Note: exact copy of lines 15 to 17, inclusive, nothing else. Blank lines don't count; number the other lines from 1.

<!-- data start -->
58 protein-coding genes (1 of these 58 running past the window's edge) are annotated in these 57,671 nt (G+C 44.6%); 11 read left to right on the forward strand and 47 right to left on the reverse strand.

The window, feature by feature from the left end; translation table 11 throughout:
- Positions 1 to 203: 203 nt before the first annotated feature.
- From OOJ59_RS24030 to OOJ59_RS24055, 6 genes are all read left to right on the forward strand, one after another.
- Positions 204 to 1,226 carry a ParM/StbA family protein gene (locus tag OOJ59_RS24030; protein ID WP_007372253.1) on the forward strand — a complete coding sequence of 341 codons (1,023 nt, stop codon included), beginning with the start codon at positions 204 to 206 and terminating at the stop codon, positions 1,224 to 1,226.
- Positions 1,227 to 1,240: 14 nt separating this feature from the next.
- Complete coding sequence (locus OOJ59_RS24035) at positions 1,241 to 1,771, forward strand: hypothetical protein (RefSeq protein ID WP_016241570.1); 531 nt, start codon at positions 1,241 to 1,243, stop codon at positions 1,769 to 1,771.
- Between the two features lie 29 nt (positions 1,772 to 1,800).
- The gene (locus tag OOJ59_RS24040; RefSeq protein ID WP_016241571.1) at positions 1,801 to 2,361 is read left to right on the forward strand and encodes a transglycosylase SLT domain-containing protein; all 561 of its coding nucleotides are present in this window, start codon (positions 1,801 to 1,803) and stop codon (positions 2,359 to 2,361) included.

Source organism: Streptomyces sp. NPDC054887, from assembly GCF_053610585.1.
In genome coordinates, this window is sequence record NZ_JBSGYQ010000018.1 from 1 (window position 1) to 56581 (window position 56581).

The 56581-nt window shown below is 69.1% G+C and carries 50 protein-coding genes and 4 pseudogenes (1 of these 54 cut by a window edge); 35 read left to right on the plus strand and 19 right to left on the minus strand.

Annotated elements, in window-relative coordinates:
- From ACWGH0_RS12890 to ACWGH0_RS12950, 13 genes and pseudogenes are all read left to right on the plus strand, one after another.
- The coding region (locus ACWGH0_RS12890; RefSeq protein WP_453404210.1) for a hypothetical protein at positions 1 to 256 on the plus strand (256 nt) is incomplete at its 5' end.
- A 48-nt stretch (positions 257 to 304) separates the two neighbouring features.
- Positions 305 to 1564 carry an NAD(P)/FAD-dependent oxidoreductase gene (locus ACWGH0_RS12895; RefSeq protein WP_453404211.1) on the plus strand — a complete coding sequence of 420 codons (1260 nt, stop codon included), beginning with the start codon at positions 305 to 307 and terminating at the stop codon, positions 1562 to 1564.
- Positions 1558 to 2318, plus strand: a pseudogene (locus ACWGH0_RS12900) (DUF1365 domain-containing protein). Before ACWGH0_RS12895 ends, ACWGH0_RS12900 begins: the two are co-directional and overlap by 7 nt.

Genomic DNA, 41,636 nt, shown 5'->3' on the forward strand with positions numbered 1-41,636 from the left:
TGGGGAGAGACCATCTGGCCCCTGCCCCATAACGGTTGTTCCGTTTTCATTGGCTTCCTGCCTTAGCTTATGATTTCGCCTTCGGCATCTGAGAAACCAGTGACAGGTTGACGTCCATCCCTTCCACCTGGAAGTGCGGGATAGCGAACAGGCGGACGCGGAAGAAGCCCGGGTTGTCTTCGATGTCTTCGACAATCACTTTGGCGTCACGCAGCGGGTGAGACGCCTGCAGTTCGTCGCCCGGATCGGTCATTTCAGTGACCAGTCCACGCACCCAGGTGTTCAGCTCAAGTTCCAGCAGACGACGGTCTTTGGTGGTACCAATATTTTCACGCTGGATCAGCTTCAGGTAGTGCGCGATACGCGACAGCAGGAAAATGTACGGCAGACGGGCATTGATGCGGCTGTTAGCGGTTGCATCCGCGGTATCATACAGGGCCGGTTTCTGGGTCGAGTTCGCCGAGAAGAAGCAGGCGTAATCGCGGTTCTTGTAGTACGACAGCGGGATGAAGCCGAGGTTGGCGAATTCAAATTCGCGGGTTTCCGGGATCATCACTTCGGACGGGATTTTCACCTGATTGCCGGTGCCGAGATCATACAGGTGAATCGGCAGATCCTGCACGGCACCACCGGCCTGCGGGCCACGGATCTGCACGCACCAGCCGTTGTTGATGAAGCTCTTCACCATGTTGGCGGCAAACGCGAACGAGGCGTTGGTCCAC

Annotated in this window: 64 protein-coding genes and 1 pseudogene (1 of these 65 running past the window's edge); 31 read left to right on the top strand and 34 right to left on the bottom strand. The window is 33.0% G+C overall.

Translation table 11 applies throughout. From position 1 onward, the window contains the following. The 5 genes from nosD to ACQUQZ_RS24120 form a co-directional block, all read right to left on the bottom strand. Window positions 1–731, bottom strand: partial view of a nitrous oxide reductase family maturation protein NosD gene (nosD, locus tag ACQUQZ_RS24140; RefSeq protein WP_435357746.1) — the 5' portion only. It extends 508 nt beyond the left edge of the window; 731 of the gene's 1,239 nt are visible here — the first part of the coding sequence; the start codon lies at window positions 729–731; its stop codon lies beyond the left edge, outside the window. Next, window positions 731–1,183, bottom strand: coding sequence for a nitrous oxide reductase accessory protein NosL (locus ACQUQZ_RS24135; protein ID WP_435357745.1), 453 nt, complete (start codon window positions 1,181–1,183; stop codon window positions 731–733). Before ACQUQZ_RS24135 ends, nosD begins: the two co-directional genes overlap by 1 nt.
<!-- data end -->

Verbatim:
- The coding region (locus ACWGH0_RS12890; RefSeq protein WP_453404210.1) for a hypothetical protein at positions 1 to 256 on the plus strand (256 nt) is incomplete at its 5' end.
- A 48-nt stretch (positions 257 to 304) separates the two neighbouring features.
- Positions 305 to 1564 carry an NAD(P)/FAD-dependent oxidoreductase gene (locus ACWGH0_RS12895; RefSeq protein WP_453404211.1) on the plus strand — a complete coding sequence of 420 codons (1260 nt, stop codon included), beginning with the start codon at positions 305 to 307 and terminating at the stop codon, positions 1562 to 1564.